Congratulations, Sam!

poster session
(Photo by Nik Stojanovic)
7.   SSRL Student Poster Award Winners

Congratulations to Inna Vishik, Munzarin Qayyum, Michael Massey, Jared Schwede and Daniel Riley on their award-winning poster contributions to the graduate student poster competition held as part of our Annual Users' Meeting. Abstracts for their respective posters can be viewed at:

8.   Photon Science Users and Faculty Honored       

We are pleased to add our congratulations to SSRL, SIMES and LCLS users and faculty who have recently received awards for excellence and/or innovation in their endeavors.

J Stohr
American Physical Society 2011 Davisson-Germer Prize winner J. Stöhr. (Photo by Nik Stojanovic)

  • Dr. Vahe Bandarian (University of Arizona) - American Chemical Society Pfizer Award for research in Enzyme Chemistry.
  • Associate Professor Geoffrey Chang (The Scripps Research Institute) - NIH EUREKA Award.
  • SIMES Deputy Director and Applied Physics Professor Kathryn (Kam) Moler, (SLAC/Stanford) - Richtmyer award from the American Association of Physics Teachers.
  • SLAC Chief Scientist, SIMES Director and Professor in Applied Physics, Physics and Photon Science Z. X. Shen (SLAC/Stanford) - 2011 Oliver E. Buckley Prize in Condensed Matter Physics from the American Physical Society.
  • Associate Laboratory Director of the LCLS and Photon Science Professor Jo Stöhr (SLAC/Stanford) - 2011 Davisson-Germer Prize from the American Physical Society.
see also:

9.   A Warm Welcome to Newly Elected SSRL and LCLS UEC Members       

Newly elected members of the SSRL and LCLS Users' Organization Executive Committees were announced during our Annual Users' Meeting last week. Stefano Marchesini (LBNL) will serve as the Coherent X-ray Imaging representative on the LCLS UEC replacing Anton Barty (LLNL). For SSRL, Serena DeBeer (Cornell University) and Sarah Hayes (USGS) will serve as the Bio Spectroscopy/Bio SAXS and Environmental/Geoscience representatives replacing Robert Szilagyi (Montana State University) and Yuji Arai (Clemson University) respectively.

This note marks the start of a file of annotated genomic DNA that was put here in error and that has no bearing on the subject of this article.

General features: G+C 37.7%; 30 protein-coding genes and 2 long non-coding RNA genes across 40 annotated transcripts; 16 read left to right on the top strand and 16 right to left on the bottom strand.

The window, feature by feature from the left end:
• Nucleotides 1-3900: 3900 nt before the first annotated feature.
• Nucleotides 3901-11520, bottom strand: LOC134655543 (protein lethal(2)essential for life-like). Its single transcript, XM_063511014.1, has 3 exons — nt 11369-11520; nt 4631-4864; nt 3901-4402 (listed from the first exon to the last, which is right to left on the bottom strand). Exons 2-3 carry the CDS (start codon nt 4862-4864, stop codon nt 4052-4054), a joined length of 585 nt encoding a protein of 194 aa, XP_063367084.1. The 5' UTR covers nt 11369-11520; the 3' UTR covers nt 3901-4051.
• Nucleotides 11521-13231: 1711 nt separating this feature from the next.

We extend a warm welcome to our incoming representatives and many thanks to outgoing UEC members. We appreciate their willingness to represent the interests of their respective user communities in this capacity.

(Photo by Lori Ann White)
10.   SSRL Reaches Seismic Upgrade Milestone
       SLAC Today Article by Lori Ann White

Structures at SSRL are bolstered against earthquakes, thanks to some hard work and funding from the American Recovery and Reinvestment Act. The work completes the first of two phases in the Recovery-Act-funded seismic upgrades at SSRL. Phase I, the Booster to SPEAR Seismic Retrofit Project, was completed on schedule on October 5, during SSRL's scheduled annual shutdown. Read more at:

11.   Upcoming Beam Time Request & Proposal Deadlines
       (contact: C. Knotts,

X-ray/VUV Beam Time Requests for February through May 2011 beam time are due Wednesday, December 1. Please submit your requests via our user portal:

December 1 is also the next deadline for submitting new X-ray, VUV and Macromolecular Crystallography proposals. New proposals should be submitted through our user portal as well.


SSRL Headlines is published electronically monthly to inform SSRL users, sponsors and other interested people about happenings at SSRL. SSRL is a national synchrotron user facility operated by Stanford University for the U.S. Department of Energy Office of Basic Energy Sciences. Additional support for the structural biology program is provided by the DOE Office of Biological and Environmental Research, the NIH National Center for Research Resources and the NIH Institute for General Medical Sciences. Additional information about SSRL and its operation and schedules is available from the SSRL WWW site.


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Last Updated: 29 October 2010
Content Owner: L. Dunn